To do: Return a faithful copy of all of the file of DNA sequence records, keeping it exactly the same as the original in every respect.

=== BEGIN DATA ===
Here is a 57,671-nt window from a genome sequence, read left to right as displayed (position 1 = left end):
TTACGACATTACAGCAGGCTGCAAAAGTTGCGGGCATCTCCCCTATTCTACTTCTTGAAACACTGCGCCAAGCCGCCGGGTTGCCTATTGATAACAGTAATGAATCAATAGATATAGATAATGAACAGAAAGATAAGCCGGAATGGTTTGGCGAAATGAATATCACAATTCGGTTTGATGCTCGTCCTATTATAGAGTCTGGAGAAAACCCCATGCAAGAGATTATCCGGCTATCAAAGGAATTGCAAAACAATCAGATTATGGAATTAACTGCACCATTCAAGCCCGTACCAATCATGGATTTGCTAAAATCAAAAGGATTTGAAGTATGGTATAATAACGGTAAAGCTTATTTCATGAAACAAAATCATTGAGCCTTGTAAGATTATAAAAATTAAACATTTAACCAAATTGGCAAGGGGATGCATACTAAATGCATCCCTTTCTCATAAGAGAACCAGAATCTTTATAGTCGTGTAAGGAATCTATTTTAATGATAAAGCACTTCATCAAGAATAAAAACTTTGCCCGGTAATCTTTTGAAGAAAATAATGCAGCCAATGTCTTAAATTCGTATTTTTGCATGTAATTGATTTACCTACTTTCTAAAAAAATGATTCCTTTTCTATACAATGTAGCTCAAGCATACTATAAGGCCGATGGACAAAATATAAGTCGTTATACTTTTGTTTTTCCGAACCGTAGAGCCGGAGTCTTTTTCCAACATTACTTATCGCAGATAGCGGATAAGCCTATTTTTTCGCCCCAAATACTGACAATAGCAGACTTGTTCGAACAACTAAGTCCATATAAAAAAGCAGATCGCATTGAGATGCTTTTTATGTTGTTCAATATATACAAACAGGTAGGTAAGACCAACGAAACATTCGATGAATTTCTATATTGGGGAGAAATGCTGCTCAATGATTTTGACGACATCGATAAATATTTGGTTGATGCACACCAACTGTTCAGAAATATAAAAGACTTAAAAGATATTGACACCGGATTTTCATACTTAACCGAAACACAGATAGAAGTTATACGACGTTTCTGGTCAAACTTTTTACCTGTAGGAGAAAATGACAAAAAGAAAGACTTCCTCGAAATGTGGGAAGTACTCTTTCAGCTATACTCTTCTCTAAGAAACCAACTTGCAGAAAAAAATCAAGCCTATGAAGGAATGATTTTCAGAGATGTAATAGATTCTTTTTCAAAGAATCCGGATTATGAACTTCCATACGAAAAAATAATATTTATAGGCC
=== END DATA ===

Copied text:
Here is a 57,671-nt window from a genome sequence, read left to right as displayed (position 1 = left end):
TTACGACATTACAGCAGGCTGCAAAAGTTGCGGGCATCTCCCCTATTCTACTTCTTGAAACACTGCGCCAAGCCGCCGGGTTGCCTATTGATAACAGTAATGAATCAATAGATATAGATAATGAACAGAAAGATAAGCCGGAATGGTTTGGCGAAATGAATATCACAATTCGGTTTGATGCTCGTCCTATTATAGAGTCTGGAGAAAACCCCATGCAAGAGATTATCCGGCTATCAAAGGAATTGCAAAACAATCAGATTATGGAATTAACTGCACCATTCAAGCCCGTACCAATCATGGATTTGCTAAAATCAAAAGGATTTGAAGTATGGTATAATAACGGTAAAGCTTATTTCATGAAACAAAATCATTGAGCCTTGTAAGATTATAAAAATTAAACATTTAACCAAATTGGCAAGGGGATGCATACTAAATGCATCCCTTTCTCATAAGAGAACCAGAATCTTTATAGTCGTGTAAGGAATCTATTTTAATGATAAAGCACTTCATCAAGAATAAAAACTTTGCCCGGTAATCTTTTGAAGAAAATAATGCAGCCAATGTCTTAAATTCGTATTTTTGCATGTAATTGATTTACCTACTTTCTAAAAAAATGATTCCTTTTCTATACAATGTAGCTCAAGCATACTATAAGGCCGATGGACAAAATATAAGTCGTTATACTTTTGTTTTTCCGAACCGTAGAGCCGGAGTCTTTTTCCAACATTACTTATCGCAGATAGCGGATAAGCCTATTTTTTCGCCCCAAATACTGACAATAGCAGACTTGTTCGAACAACTAAGTCCATATAAAAAAGCAGATCGCATTGAGATGCTTTTTATGTTGTTCAATATATACAAACAGGTAGGTAAGACCAACGAAACATTCGATGAATTTCTATATTGGGGAGAAATGCTGCTCAATGATTTTGACGACATCGATAAATATTTGGTTGATGCACACCAACTGTTCAGAAATATAAAAGACTTAAAAGATATTGACACCGGATTTTCATACTTAACCGAAACACAGATAGAAGTTATACGACGTTTCTGGTCAAACTTTTTACCTGTAGGAGAAAATGACAAAAAGAAAGACTTCCTCGAAATGTGGGAAGTACTCTTTCAGCTATACTCTTCTCTAAGAAACCAACTTGCAGAAAAAAATCAAGCCTATGAAGGAATGATTTTCAGAGATGTAATAGATTCTTTTTCAAAGAATCCGGATTATGAACTTCCATACGAAAAAATAATATTTATAGGCC